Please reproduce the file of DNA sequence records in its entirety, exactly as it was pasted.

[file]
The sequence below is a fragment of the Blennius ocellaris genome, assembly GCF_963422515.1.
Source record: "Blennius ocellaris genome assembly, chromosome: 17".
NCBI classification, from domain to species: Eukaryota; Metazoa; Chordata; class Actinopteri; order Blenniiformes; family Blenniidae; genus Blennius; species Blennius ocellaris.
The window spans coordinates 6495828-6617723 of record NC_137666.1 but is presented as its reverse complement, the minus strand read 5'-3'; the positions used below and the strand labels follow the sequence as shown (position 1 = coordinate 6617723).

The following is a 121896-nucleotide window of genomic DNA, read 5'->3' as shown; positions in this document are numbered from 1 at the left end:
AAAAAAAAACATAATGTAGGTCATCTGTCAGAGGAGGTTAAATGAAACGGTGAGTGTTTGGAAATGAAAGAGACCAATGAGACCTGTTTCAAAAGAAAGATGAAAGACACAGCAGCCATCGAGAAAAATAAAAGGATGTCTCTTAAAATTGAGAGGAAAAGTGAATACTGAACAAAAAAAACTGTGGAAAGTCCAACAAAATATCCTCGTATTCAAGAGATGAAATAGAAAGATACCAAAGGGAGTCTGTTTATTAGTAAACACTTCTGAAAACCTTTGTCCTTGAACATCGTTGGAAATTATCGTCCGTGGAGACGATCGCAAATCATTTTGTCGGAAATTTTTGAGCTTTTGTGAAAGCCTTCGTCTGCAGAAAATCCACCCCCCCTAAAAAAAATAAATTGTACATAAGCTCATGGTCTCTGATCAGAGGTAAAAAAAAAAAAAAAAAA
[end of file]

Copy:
The sequence below is a fragment of the Blennius ocellaris genome, assembly GCF_963422515.1.
Source record: "Blennius ocellaris genome assembly, chromosome: 17".
NCBI classification, from domain to species: Eukaryota; Metazoa; Chordata; class Actinopteri; order Blenniiformes; family Blenniidae; genus Blennius; species Blennius ocellaris.
The window spans coordinates 6495828-6617723 of record NC_137666.1 but is presented as its reverse complement, the minus strand read 5'-3'; the positions used below and the strand labels follow the sequence as shown (position 1 = coordinate 6617723).

The following is a 121896-nucleotide window of genomic DNA, read 5'->3' as shown; positions in this document are numbered from 1 at the left end:
AAAAAAAAACATAATGTAGGTCATCTGTCAGAGGAGGTTAAATGAAACGGTGAGTGTTTGGAAATGAAAGAGACCAATGAGACCTGTTTCAAAAGAAAGATGAAAGACACAGCAGCCATCGAGAAAAATAAAAGGATGTCTCTTAAAATTGAGAGGAAAAGTGAATACTGAACAAAAAAAACTGTGGAAAGTCCAACAAAATATCCTCGTATTCAAGAGATGAAATAGAAAGATACCAAAGGGAGTCTGTTTATTAGTAAACACTTCTGAAAACCTTTGTCCTTGAACATCGTTGGAAATTATCGTCCGTGGAGACGATCGCAAATCATTTTGTCGGAAATTTTTGAGCTTTTGTGAAAGCCTTCGTCTGCAGAAAATCCACCCCCCCTAAAAAAAATAAATTGTACATAAGCTCATGGTCTCTGATCAGAGGTAAAAAAAAAAAAAAAAAA